The Super Eight — while this column wasn’t in favour of it — has a lot more going for it than the doomsayers have been touting since those lop-sided All Ireland quarter-finals.
However, something else needs to be recognised by Páraic Duffy and the rest of the powers-that-be in Croke Park: If you’re going to have a Super Eight in the summer, then you can no longer have a Super Eight — namely, Division One — in the spring.
After last Saturday’s heavy defeat to Dublin, Malachy O’Rourke spoke about how the new Super Eight would favour a bigger squad, such as Dublin’s, compared to the challenge it would be for one such as his own. If O’Rourke stays on, we think he’d find a way to overcome it, but whoever manages Monaghan in 2018 and beyond, one of their calculations will be that to remain fresh and vibrant in the summer, they must sacrifice more of the spring.
A Dublin can cruise to a league final in second gear. A Kerry can avoid relegation in the same gear. For a Tyrone or a Mayo, it takes a third gear to avoid the drop and for everyone else it takes their top gear. For Donegal, Cavan and Monaghan, it’s foot to the mat. Kieran Donaghy can play basketball in March. Con O’Callaghan can play hurling. Monaghan and Conor McManus don’t have that luxury.
Back on the first weekend of February, Monaghan went to Castlebar and beat the All- Ireland finalists, gunning for action after an early championship exit in 2015. They also went to Killarney and won down there. Just to stay in the top six. But last weekend the zip and the zeal they had shown in Mayo and Kerry were gone. They were flat and, if you’re flat come August, then you’re road-kill for a juggernaut like Dublin.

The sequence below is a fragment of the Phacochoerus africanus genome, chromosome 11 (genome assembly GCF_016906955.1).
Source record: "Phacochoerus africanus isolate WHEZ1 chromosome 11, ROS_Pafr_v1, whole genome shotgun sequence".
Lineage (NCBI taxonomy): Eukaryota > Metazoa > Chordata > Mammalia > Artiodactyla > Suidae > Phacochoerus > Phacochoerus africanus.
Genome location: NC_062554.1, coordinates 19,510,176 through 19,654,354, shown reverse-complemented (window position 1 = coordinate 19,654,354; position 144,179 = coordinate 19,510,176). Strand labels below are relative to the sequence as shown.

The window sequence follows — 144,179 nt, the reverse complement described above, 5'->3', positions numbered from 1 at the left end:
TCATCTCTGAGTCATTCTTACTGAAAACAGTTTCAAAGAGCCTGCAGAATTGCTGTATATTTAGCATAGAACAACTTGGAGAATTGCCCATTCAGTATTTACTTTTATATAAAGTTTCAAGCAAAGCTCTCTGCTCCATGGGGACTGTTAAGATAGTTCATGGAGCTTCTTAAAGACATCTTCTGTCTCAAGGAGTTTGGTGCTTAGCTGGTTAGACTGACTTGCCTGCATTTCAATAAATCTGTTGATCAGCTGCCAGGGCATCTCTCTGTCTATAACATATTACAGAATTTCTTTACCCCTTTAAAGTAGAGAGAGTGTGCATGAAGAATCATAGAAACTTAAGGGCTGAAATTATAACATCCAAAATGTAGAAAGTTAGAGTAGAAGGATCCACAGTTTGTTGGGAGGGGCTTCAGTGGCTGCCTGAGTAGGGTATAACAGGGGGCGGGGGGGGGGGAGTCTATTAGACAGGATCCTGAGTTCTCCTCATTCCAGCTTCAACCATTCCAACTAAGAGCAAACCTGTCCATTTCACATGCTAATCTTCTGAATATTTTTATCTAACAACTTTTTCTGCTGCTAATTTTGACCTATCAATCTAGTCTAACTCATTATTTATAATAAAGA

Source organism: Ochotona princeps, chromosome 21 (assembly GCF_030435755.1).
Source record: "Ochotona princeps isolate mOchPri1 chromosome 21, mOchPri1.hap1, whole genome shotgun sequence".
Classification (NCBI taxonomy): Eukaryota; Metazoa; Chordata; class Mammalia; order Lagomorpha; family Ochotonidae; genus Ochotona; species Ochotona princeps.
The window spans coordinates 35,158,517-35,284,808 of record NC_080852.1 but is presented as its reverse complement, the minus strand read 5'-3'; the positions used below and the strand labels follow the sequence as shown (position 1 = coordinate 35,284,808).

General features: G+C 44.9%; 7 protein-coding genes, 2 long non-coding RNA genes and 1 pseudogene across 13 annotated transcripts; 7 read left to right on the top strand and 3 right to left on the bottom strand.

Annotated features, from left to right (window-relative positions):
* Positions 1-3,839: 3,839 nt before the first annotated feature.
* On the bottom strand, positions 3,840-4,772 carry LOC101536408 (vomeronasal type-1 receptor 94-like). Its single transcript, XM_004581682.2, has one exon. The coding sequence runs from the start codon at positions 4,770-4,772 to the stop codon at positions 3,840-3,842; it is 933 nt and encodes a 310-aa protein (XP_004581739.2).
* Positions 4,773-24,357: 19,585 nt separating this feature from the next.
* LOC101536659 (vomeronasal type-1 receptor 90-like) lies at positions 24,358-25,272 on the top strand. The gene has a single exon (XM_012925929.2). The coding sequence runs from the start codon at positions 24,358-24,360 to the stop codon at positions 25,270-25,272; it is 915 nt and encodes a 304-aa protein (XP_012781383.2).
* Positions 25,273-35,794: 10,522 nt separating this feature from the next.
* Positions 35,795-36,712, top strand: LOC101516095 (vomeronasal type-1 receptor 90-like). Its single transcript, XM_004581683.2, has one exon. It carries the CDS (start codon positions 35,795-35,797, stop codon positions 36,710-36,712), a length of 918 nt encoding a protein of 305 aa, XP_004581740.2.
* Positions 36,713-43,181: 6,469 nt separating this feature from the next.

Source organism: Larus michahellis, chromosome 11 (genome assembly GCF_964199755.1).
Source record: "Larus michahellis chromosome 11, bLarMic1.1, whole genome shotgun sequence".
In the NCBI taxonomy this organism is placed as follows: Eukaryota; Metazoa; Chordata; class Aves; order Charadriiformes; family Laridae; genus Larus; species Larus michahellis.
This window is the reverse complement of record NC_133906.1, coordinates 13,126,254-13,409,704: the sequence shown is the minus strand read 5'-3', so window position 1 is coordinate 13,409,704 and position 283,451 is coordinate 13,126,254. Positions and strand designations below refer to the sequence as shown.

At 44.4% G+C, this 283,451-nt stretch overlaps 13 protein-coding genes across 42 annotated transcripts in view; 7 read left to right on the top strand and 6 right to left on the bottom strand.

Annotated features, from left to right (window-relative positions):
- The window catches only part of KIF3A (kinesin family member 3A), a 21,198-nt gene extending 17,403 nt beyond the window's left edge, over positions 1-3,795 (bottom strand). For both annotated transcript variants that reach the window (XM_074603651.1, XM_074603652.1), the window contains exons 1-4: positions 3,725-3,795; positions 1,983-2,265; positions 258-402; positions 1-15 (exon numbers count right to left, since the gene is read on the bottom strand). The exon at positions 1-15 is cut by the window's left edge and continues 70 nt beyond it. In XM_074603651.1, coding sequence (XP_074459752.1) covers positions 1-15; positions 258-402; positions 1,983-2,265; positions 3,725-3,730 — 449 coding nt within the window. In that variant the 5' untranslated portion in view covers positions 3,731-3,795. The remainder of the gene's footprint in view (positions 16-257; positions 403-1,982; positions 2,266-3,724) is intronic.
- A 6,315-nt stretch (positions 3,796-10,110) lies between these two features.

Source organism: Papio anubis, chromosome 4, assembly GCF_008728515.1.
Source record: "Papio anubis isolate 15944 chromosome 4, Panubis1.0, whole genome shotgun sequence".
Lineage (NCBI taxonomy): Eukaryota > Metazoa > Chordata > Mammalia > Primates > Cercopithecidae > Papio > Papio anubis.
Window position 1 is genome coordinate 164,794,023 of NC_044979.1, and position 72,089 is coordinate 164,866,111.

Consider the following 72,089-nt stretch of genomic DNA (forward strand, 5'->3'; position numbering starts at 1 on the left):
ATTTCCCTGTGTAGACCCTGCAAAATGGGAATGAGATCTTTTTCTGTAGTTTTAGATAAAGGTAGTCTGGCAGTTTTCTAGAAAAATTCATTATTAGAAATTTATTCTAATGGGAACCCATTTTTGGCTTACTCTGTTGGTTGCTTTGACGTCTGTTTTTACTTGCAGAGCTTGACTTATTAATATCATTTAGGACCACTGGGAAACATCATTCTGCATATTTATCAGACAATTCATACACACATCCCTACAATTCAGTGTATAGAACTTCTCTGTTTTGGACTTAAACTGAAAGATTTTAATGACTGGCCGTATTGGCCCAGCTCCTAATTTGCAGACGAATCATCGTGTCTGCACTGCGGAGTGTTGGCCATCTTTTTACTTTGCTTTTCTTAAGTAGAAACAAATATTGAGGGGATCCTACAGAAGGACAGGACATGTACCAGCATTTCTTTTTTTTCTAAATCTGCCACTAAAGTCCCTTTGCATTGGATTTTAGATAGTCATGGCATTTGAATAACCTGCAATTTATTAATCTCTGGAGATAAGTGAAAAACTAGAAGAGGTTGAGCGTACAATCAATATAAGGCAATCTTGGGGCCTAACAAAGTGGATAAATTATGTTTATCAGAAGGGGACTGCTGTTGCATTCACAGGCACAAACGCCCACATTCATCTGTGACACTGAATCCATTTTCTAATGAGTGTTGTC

With the arrival of the Super Eight, more Division One teams will take a leaf out of Kevin McStay’s book. Even his native county, Mayo, might; Tyrone have remained competitive in recent years despite the odd year out of the very top flight. Revert to old-school thinking and go back to using the league as less an exercise in survival and instead a time to limber up and experiment. If you get relegated, so be it. Otherwise, by exerting so much to stay in the top six — which retaining division one status essentially is — you’re hardly going to be fresh enough come July. You can’t have it both ways.
Or, if we’re to get to the kernel of all this, Duffy can’t have it both ways. The league’s Super Eight has shaped as well as reflected the gulf between the top teams and the rest. The GAA still have no idea of why the noughties was such a democratic era. The reason you had Fermanagh and Wexford making All-Ireland semi-finals was because they were making Division One semi-finals, as Division One was 16 teams, not just eight. They weren’t cut ashore from playing the Kerrys and Dublins, but they weren’t worn out either from then having to play Mayo and Tyrone the following few weeks either. To repeat a point this column has made before: Division 1A and 1B was working just fine. There was no good reason to change it.
It’s time now the GAA changed it back, otherwise they are indeed more about elitism and commercialism. If you’re going to have a Super Eight in the summer, fine, but you can’t then have a Super Eight in the spring.